Gaga’s Workshop includes holiday windows, a dedicated Gaga interactive website, and limited-edition, exclusive products created in collaboration with Lady Gaga under the creative direction of Nicola Formichetti with artists Eli Sudbrack and Christophe Hamaide Pierson of assume vivid astro focus (avaf). The workshop has eight stations, including the Candy Shop, Toy Shop, Closet (for apparel and accessories), Library (for books, CDs, media, and paper goods), Gallery (for collectibles and specialty items), Jewelry, Boudoir (for candles and cosmetics), and Holiday.

Also, Eli Sudbrack and avaf have designed a giant facade that has taken over the 60th Street entrance to the store, creating the illusion of walking into the mouth of a giant monster-like Lady Gaga.

Gaga’s Workshop will operate during normal Barneys' store hours through January 2, 2012.

Click here for the official Born This Way Foundation website.

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Monday, 21 November 2011


 Sir Ian McKellen publicly came out in 1988: "Coming out a blessing, you know, it’s one that straight people don't enjoy."

This column originally ran November 20, 2011, in my weekly Abominable Showman column for The Charlebois Post - Canada ("All Canadian theatre, all the time") which you can also read by clicking here

The reason why rumours Richard Gere enjoys gerbils up his ass keep dogging the actor after all these years is because Gere not only worked at the Provincetown Playhouse in 1971, but posed for Playgirl (made for girls but "read" by boys) in 1983. Mostly, though, it’s because Gere starred as a gay man interned by the Nazis during World War II in playwright Martin Sherman’s internationally-acclaimed play Bent

Is it any surprise, then, that real, honest-to-God gay Hollywood matinée idols still refuse to publicly come out?

Since Bent debuted on Broadway with Richard Gere and in London’s West End with Sir Ian McKellen, folks having been trying to out Gere as a gay man (he’s straight, by the way) while McKellen publicly came out in 1988 at the height of the AIDS media hysteria.

Backstage at the West Yorkshire Playhouse in February 1999, where he was portraying Prospero in William Shakespeare’s The Tempest, McKellen – who began acting on the stage as a Cambridge undergrad in 1958 – opened a bottle of red wine and told me, “Of course you want people to come out, but the way to do it satisfactorily isn’t to do it on their behalf. No gay man would rob another gay person of that joy of finally taking control of themselves. And it’s a blessing, you know, it’s one that straight people don't enjoy. They never have to come out! They don’t know what it's all about and misunderstand it and get much more exercised about being outed than we do. They miss the point that coming out is the most wonderful thing you will ever do in your life whatever age you do it.”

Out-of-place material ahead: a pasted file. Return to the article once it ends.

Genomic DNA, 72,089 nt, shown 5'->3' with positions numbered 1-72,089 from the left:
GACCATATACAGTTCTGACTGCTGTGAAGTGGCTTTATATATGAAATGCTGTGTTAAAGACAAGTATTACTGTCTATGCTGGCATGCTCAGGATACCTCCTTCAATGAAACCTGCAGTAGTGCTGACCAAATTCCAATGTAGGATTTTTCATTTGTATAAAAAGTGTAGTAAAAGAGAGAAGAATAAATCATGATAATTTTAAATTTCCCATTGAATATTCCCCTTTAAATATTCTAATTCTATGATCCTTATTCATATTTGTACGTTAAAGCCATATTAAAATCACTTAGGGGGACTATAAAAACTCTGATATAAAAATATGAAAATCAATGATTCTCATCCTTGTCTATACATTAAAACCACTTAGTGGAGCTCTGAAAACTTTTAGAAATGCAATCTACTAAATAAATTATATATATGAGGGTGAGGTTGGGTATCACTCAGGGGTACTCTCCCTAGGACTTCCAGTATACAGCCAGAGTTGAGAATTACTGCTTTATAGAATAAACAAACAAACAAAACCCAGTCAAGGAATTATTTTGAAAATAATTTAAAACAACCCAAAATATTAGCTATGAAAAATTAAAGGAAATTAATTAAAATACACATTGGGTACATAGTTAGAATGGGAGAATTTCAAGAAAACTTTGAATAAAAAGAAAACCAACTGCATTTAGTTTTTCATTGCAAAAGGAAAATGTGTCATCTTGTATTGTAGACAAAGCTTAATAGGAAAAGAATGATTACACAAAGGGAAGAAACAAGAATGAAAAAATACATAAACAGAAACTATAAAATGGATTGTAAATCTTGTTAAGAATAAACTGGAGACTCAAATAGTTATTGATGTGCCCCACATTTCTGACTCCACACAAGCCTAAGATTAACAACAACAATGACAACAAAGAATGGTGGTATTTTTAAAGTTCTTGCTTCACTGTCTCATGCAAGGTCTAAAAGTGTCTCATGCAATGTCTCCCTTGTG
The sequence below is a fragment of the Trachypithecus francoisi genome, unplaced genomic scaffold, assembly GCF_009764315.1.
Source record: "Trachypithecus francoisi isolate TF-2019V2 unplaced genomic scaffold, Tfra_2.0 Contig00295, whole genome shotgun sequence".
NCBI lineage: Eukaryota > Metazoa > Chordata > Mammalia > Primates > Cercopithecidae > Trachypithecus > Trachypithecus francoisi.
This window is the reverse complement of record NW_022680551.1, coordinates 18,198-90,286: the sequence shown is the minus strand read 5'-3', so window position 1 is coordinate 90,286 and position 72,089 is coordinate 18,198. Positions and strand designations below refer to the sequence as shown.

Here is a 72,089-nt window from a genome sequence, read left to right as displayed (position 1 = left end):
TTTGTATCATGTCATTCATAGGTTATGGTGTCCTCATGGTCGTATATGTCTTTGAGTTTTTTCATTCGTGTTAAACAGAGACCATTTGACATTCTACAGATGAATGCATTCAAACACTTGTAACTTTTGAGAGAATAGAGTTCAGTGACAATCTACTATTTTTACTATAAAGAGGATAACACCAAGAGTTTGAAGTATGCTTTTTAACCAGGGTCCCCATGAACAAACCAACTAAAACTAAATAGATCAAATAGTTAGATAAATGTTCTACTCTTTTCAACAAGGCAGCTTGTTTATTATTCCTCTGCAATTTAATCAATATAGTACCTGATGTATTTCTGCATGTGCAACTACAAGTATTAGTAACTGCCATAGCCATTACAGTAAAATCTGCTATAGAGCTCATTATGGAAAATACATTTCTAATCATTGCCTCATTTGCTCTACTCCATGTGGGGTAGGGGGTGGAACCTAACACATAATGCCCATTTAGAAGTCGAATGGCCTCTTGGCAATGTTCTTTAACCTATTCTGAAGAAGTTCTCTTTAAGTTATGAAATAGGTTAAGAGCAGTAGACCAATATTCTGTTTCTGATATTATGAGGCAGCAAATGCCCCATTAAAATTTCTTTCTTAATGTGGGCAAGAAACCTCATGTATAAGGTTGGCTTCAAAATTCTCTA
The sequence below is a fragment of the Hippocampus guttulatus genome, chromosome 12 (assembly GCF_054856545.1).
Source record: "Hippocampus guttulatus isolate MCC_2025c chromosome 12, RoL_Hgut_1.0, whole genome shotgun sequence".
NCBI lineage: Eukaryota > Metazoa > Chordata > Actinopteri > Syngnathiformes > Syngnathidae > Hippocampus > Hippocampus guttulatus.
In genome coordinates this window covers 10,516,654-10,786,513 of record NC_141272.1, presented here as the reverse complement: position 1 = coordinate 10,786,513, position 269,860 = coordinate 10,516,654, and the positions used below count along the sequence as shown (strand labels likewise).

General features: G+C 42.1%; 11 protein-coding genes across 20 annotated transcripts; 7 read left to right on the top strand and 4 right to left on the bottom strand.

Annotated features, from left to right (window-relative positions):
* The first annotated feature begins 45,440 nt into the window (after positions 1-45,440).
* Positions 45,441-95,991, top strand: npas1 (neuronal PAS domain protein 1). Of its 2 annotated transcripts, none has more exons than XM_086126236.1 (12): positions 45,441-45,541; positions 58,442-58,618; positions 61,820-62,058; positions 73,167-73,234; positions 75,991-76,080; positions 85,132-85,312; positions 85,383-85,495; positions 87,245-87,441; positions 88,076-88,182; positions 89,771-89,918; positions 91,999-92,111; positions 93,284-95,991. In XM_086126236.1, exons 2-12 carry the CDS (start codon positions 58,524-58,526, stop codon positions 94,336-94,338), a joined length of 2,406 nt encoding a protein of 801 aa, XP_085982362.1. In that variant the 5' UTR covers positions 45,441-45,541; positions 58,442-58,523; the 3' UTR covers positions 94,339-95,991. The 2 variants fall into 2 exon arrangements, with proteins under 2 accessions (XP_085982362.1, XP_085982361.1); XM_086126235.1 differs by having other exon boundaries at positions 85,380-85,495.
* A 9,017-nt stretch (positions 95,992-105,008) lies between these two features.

The theatre world, of course, has long been quite accepting of gay actors. Broadway has rarely been as closeted as Hollywood where to this very day even the whiff of gayness can still ruin a young actor’s shot at career longevity and greatness. That is why John Travolta evidently so assiduously keeps up appearances, even after being outed by his Hollywood colleague Carrie Fisher, who told The Advocate last December, “My feeling about John has always been that we know [he’s gay] and we don’t care. Look, I’m sorry that he’s uncomfortable with it, and that’s all I can say. It only draws more attention to it when you make that kind of legal fuss. Just leave it be.”

Farley Granger
When it comes to Tinsel Town, the closet remains pretty much business-as-usual. Before Farley Granger died in March 2011 at the age of 85, the 1950s screen idol told me about the time he co-starred in Alfred Hitchcock's 1948 cult classic film Rope which was loosely based on real-life, early-20th-century gay killers Leopold and Loeb who committed a “thrill kill” to impress their mentor. In Rope the mentor is played by James Stewart while Granger and his co-star, the late John Dall, played the gay killers. Coincidentally, in real life, Granger was bisexual and Dall was gay.

“John and I did discuss the [gay] relationship between our characters,” Granger told me in New York City. “But we never discussed our own private lives. We discussed [sexuality] in terms of our characters, not our personal lives. You got to realize this was 1947. No one discussed those things openly then. People forget that. The word ‘gay’ wasn’t even appropriated yet.”

As for Dall, Granger adds, “I wasn’t attracted to him in that way – it just never would have happened.” 

Granger and Dall in Rope